Allow myself to introduce… …myself.

I'm probably not a name you'll recognize, but I've been around behind-the-scenes of DirectX SDK releases for the past 3 years.  I've been looking for new ways to get in touch with developers and the MSDN blogs sounded like a natural course.  I'm a Software Development Engineer in Test with Microsoft DirectX, which is a fancy way of saying that I write test automation and develop test scenarios for DirectX components.  Right now I work on an upcoming tool called PIX (Performance Investigator) for Windows, Managed DirectX, and some new debugging functionality that's been added to the Direct3D 9 debug runtimes.

I've been working with Managed DirectX for close to three years now.  I showed up at Microsoft as a new hire from college in just enough time to ship Windows XP.  Immediately following the XP launch, I became a tester for Managed DirectPlay and Managed DirectInput.  My position eventually evolved, and I now own test for all managed runtime components (though I do work with other test developers on some of the larger areas like D3DX).  I also own test for PIX for Windows. For those of you unfamiliar with PIX on the XBox, PIX for Windows is a stand-alone application that ships as part of the SDK.  It is designed to capture data about Direct3D 9 applications and allow developers to analyze the results.  That's a pretty thin explanation for a very powerful and involved tool, but you'll get to play with PIX yourself when the DirectX Summer 2004 SDK Update ships.

Sometimes I have a life outside of work, and that life also has a lot to do with games.  I'm a MOD developer and I'm taking my first stab as a MOD team leader this Summer.  I dabble in electronic music production and original game development.  Oh yeah, and I play games too sometimes 🙂 

Comments (8)
  1. OmegaSupreme says:

    Blog long and prosper friend 😀

    btw what Mods do you work on.

  2. Rick Hoskinson says:

    Thanks Omega!

    As for my MODs, they’ve been all over the board. I’ve been on 4 teams, and only one MOD actually saw the light of day. Recently, I’ve worked on MODs for Battlefield 1942 and Unreal Tournament 2k3. Before that (back in my college days) I worked on an intensely unpopular Quake 2 singleplayer MOD and a Quake 2 multiplayer MOD that never got past the "too broken to play it" stage.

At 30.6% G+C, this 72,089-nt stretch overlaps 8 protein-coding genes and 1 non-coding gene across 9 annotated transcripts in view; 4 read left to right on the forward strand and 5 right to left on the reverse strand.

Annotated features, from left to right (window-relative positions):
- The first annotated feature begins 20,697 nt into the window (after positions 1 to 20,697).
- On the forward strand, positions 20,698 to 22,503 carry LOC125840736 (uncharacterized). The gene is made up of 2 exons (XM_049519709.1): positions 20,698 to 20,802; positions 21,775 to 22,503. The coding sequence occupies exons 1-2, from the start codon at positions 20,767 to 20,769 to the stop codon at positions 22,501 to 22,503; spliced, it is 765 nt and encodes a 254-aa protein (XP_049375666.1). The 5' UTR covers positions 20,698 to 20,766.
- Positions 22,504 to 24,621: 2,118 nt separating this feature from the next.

My new MOD is somewhat confidential right now. I can say that it’s a multiplayer MOD in the spirit of the team-based vehicular/infantry shooters that are popular now. However, I have a few very new gameplay concepts to introduce and I’m playing them close to the vest until my team is well along with production. I’ll probably be talking about MOD development/game design parallel to my regular "work-related" postings in the future. I definately plan to use Managed DirectX for some internal tools for my mod team.

  3. Nick Swan says:

    Hi Rick,

    how’s it going? Funny I should just run across your blog as I don’t really spend much time searching as I find there’s just too much!

    I’ve been doing C# and now for 3 years. I’m also a keen gamer like yourself. I was disappointed that there weren’t many sites out there for managed directx so I thought I’d set one up myself. I’m literally at the beginnings of writing my first tutorial for the site (, but if yourself, or anyone else would like to get involved, please let me know.


    Nick Swan

  4. Rick Hoskinson says:

    Hi Nick!

    I’ll certainly take a look at the site. Realistically, I can provide feedback and whatnot, but if I’m writing tutorials, I should probably just put them into the SDK! However, there are certainly some areas that need further discussion (and not all of them are particularly high-level). I’m looking forward to seeing your tutorials!


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